Saddam Hussein "does not respond to this so-called court"

Saddam Hussein went on trial Wednesday for alleged crimes against fellow Iraqis, turning immediately argumentatitve as he appeared in a tightly secured courtroom in the former headquarters of his Baath Party two years after his capture. He faces charges in a 1982 massacre of nearly 150 Shiites that could carry the death penalty if he is convicted.

When the trial began, the 68-year-old ousted Iraqi leader, looking thin with a salt-an-pepper beard in a dark grey suit and open-collared white shirt, stood and asked the presiding judge: "Who are you? I want to know who you are."

"I preserve my constitutional rights as the president of Iraq," Saddam said. "I do not recognize the body that has authorized you and I don't recognize this aggression. What is based on injustice is unjust ... I do not respond to this so-called court, with all due respect."

The presiding judge, Rizgar Mohammed Amin, a Kurd, tried to get Saddam to formally identify himself but Saddam refused. Finally, Saddam sat.

The panel of five judges will both hear the case and render a verdict in what could be the first of several trials of Saddam for atrocities carried out during his 23-year-rule.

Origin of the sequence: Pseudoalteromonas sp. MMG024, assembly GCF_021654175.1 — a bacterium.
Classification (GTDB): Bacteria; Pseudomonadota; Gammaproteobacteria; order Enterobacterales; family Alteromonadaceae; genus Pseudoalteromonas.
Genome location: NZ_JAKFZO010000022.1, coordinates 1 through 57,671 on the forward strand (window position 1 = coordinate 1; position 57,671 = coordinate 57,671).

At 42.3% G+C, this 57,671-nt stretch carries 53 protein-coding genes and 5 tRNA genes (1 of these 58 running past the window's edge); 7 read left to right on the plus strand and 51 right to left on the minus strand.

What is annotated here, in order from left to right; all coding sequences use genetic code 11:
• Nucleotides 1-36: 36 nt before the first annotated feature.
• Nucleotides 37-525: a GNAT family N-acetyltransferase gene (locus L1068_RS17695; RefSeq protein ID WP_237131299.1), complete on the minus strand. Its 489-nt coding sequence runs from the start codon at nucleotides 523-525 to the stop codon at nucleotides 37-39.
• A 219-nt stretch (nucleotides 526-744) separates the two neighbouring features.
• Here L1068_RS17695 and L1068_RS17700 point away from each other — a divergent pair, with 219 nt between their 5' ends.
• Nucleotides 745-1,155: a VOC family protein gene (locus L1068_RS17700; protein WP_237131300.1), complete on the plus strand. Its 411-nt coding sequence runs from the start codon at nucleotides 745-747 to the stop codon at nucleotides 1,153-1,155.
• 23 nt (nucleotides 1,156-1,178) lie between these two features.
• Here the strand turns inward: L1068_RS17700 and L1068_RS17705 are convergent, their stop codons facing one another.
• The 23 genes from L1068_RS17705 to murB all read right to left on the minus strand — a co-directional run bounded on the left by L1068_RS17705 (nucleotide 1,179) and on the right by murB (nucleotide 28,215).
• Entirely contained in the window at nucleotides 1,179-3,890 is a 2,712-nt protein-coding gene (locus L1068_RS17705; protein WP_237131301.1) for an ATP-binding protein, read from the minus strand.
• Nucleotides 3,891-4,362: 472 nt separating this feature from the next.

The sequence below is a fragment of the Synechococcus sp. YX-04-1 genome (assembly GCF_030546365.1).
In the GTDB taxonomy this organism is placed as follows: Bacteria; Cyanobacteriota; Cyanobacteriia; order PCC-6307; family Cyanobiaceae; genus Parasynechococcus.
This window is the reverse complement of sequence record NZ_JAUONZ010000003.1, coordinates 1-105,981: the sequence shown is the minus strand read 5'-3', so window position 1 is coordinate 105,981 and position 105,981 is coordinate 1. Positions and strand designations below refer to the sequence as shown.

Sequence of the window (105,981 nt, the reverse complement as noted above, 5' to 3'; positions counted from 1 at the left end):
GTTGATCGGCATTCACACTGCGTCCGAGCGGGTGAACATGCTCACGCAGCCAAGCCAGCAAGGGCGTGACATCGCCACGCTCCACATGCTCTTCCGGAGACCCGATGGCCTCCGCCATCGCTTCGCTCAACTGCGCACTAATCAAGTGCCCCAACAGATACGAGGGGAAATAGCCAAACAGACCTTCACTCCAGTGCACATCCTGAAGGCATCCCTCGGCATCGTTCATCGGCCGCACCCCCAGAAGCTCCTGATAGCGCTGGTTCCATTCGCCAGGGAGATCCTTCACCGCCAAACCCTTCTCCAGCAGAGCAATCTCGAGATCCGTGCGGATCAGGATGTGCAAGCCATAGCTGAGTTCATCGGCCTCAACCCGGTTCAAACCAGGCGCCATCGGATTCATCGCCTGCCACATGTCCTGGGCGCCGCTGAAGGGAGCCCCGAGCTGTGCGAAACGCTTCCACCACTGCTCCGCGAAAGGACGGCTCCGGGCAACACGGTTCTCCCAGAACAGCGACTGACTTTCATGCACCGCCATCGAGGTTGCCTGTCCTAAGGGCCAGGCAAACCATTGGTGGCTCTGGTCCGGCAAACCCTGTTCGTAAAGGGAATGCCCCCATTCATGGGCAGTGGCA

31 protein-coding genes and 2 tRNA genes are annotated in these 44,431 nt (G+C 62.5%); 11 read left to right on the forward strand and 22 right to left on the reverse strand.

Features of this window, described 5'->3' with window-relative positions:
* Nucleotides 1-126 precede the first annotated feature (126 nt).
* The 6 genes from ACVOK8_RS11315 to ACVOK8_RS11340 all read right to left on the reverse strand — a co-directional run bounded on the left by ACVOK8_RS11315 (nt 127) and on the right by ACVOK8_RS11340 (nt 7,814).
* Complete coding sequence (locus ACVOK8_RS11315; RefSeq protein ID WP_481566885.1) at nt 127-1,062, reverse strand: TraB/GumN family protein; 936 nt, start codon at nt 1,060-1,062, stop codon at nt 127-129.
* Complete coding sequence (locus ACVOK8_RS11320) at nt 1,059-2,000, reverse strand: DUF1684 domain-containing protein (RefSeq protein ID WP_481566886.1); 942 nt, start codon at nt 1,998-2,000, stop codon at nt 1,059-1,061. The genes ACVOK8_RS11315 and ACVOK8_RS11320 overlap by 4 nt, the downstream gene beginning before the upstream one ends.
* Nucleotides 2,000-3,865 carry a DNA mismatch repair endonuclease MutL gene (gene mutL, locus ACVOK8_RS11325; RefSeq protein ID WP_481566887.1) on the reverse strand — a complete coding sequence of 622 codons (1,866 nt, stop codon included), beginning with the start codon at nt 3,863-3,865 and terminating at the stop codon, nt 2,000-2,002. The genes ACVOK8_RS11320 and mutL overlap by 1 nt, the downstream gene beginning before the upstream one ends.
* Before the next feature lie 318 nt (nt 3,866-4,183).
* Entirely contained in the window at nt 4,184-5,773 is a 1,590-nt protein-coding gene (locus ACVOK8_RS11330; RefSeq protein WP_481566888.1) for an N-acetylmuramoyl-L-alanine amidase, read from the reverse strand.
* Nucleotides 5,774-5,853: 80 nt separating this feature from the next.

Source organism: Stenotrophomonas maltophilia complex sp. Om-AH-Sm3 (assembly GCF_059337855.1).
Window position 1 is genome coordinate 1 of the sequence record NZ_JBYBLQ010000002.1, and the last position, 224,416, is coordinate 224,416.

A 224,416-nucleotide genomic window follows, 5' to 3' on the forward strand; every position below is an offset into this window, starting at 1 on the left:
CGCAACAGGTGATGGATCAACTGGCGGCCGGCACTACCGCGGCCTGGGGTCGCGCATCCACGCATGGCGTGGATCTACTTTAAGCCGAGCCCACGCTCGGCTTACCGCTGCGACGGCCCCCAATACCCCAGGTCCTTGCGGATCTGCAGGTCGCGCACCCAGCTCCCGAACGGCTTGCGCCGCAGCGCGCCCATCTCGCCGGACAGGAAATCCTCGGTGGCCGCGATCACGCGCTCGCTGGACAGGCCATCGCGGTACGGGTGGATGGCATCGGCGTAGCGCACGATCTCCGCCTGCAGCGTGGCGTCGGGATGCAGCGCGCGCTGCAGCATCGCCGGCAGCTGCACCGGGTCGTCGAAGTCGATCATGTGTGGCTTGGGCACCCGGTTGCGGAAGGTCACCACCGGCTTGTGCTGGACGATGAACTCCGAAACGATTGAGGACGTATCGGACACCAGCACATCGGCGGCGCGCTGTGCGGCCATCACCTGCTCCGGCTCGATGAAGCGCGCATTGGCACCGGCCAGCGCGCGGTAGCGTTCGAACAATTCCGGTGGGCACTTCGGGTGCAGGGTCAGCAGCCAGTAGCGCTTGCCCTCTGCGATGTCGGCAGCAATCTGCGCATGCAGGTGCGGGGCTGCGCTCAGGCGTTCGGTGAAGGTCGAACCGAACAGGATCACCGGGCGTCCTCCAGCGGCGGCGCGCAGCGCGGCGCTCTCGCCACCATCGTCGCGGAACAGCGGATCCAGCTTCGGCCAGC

Saddam and his seven co-defendants were seated in two rows of black chairs, partitioned behind a low white metal barrier, in the center of the court directly in front of the judges bench.

Starting the session, Amin called the defendants into the room one by one. Saddam was the last to enter, escorted by two Iraqi guards in bulletproof vests who guided him by the elbow. He glanced at journalists watching through bulletproof glass from an adjoining room. He motioned for his escorts to slow down a little.

After sitting, he greeted his co-defendants, saying "Peace be upon you," sitting next to co-defendant Awad Hamed al-Bandar, former head of Iraq's Revolutionary Court.

The other defendants include Saddam's former intelligence chief Barazan Ibrahim, former vice president Taha Yassin Ramadan and other lower-level Baathist civil servants. Most were wearing traditional Arab robes and they complained that they were not allowed to have headdresses, so court officials brought out red headdresses for them. Many Sunni Arabs consider it shameful to appear in public without the checkered scarf, tied by a cord around the forehead.

Ramadan also refused to identify himself to the judge. "I repeat what President Saddam Hussein has said," he added. The other defendants agreed to state their names.

The trial is taking place in the marble building that once served as the National Command Headquarters of his feared Baath Party. The building in Baghdad's Green Zone, the heavily fortified district where Iraq's government, parliament and the U.S. Embassy are located, was ringed with 3-meter-high (10-foot) blast walls and U.S. and Iraqi troops, with several Humvees and at least one tank deployed outside. U.S. soldiers led sniffer dogs around the grounds, looking for explosives.


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